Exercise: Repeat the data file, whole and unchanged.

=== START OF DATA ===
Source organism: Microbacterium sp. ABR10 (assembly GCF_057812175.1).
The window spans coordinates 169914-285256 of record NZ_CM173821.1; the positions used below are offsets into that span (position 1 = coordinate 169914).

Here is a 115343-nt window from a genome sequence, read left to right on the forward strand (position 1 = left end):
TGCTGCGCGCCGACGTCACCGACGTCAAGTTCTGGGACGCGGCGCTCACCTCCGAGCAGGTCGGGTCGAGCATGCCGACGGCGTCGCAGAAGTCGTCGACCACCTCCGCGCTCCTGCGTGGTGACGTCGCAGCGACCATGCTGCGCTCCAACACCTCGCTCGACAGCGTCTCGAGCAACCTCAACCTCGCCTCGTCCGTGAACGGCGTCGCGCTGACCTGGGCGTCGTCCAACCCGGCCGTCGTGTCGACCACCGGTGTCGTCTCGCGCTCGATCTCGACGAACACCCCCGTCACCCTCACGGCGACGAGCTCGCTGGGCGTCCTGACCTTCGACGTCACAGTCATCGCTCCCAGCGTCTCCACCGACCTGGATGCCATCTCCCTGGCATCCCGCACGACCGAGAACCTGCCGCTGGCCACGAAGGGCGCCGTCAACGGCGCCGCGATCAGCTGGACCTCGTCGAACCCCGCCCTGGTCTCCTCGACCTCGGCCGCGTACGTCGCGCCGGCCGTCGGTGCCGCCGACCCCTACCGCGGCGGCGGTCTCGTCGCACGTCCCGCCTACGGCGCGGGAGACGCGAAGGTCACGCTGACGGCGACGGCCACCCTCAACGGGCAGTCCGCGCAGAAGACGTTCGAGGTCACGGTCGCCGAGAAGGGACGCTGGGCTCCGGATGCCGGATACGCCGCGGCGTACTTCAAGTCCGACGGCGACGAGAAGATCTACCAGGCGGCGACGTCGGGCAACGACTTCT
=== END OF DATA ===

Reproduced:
Source organism: Microbacterium sp. ABR10 (assembly GCF_057812175.1).
The window spans coordinates 169914-285256 of record NZ_CM173821.1; the positions used below are offsets into that span (position 1 = coordinate 169914).

Here is a 115343-nt window from a genome sequence, read left to right on the forward strand (position 1 = left end):
TGCTGCGCGCCGACGTCACCGACGTCAAGTTCTGGGACGCGGCGCTCACCTCCGAGCAGGTCGGGTCGAGCATGCCGACGGCGTCGCAGAAGTCGTCGACCACCTCCGCGCTCCTGCGTGGTGACGTCGCAGCGACCATGCTGCGCTCCAACACCTCGCTCGACAGCGTCTCGAGCAACCTCAACCTCGCCTCGTCCGTGAACGGCGTCGCGCTGACCTGGGCGTCGTCCAACCCGGCCGTCGTGTCGACCACCGGTGTCGTCTCGCGCTCGATCTCGACGAACACCCCCGTCACCCTCACGGCGACGAGCTCGCTGGGCGTCCTGACCTTCGACGTCACAGTCATCGCTCCCAGCGTCTCCACCGACCTGGATGCCATCTCCCTGGCATCCCGCACGACCGAGAACCTGCCGCTGGCCACGAAGGGCGCCGTCAACGGCGCCGCGATCAGCTGGACCTCGTCGAACCCCGCCCTGGTCTCCTCGACCTCGGCCGCGTACGTCGCGCCGGCCGTCGGTGCCGCCGACCCCTACCGCGGCGGCGGTCTCGTCGCACGTCCCGCCTACGGCGCGGGAGACGCGAAGGTCACGCTGACGGCGACGGCCACCCTCAACGGGCAGTCCGCGCAGAAGACGTTCGAGGTCACGGTCGCCGAGAAGGGACGCTGGGCTCCGGATGCCGGATACGCCGCGGCGTACTTCAAGTCCGACGGCGACGAGAAGATCTACCAGGCGGCGACGTCGGGCAACGACTTCT